Experimental Recording Techniques: Creating Vocal Slap Delay with a Cheap Garden Hose

We're back at Rax Trax Recording studios here in Chicago today for another installment of our Experimental Recording Techniques series. We've covered a lot of funky concepts so far, like how to pitch-modulate an acoustic piano with a Leslie speaker and how to stack drums for a massive snare sound—just to name a few—and this new installment is no exception. Today, engineer Andy Shoemaker is demonstrating how to make a delay out of a cheap garden hose.

Inside a Cooper Time Cube

What we're emulating is an old, very rare Universal Audio/UREI-branded delay called the Cooper Time Cube that was created in the 1970s. A mechanical delay, the CTC works by sending live audio through long pieces of garden hose-like tubing, creating delay times of 14, 16, or a combined 30 milliseconds. Because of its limited feature set, it was outshone by the more popular and flexible tape echoes of the same period, and only 1,000 CTCs were made in total. Still, the CTC made it onto some hit funk records like "Tell Me Something Good" from 1974's Rags to Rufus and War's "Low Rider" from a year later.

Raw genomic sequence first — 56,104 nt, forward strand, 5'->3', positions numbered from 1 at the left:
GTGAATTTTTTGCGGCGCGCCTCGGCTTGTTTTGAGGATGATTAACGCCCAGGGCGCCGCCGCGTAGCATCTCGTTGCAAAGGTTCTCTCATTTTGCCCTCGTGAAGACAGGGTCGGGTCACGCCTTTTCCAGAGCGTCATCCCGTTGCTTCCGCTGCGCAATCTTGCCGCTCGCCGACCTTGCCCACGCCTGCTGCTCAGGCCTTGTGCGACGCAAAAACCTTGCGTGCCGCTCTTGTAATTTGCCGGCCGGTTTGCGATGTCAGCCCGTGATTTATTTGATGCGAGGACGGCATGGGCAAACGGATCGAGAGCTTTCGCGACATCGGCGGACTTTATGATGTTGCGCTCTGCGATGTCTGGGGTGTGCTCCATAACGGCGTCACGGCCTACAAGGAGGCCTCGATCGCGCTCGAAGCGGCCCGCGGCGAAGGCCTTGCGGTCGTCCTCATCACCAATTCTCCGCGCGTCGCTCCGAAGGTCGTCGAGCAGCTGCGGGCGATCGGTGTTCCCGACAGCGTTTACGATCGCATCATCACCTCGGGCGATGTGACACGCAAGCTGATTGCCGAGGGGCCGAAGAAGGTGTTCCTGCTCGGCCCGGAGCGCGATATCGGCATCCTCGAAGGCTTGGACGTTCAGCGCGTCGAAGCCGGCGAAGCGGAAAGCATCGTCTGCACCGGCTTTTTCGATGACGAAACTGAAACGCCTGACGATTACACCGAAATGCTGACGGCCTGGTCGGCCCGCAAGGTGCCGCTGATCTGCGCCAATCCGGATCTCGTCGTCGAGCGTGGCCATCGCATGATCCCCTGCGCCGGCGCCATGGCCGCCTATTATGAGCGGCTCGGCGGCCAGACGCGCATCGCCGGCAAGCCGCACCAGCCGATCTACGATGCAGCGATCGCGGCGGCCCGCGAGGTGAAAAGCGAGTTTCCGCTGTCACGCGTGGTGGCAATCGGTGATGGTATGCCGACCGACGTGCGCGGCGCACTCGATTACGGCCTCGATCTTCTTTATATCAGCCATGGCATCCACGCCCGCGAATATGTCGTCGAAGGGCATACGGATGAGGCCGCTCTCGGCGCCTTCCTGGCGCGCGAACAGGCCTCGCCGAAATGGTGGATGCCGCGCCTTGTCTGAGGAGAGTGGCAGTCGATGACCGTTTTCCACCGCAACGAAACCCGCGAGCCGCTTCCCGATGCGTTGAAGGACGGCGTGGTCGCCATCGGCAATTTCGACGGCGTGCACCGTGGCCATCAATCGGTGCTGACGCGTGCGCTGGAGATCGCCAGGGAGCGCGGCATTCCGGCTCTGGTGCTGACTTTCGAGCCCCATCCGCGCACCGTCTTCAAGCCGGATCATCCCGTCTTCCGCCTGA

Back at Rax Trax, Shoemaker traces the dry signal chain from the Neumann U 47 clone (a Bill Bradley/Mic Shop MS-47) into a vintage Neve 1073 and then a vintage 1176, before being sent through to the Little Labs reamp box and then to a Hiwatt Custom 50 guitar amp, which powers the talk box in the next room. Hopping into the live room, Shoemaker shows off the DIY Cooper Time Cube next. "Sound travels somewhere in the range of a foot per millisecond, so you can kind of time your delay by how long your hose is," Shoemaker explains, gesturing to his own setup, which features multiple garden hoses connected together. "It's not exact-exact, but it'll at least get you in the ballpark."

Shoemaker also warns that one major thing to note if you're looking to give this unconventional CTC delay a try is that it's just that: unconventional. "This is not gonna be the sort of delay that's going to give you perfect, tempo-matched 1/4-note or 1/8-note delays. This is definitely a slappy delay. If you record it on another track, you can always adjust it to fine-tune that if you want, but without any of that, the length of the hose [60-something feet, in this case] is creating that acoustic delay."

On vocals for us today at Rax Trax is the talented Jennifer Hall, singing her song "Make It Out Alive" from her self-titled 2015 EP. Be sure to check out the full lesson above, and let us know what you think of this DIY delay in the comments below.


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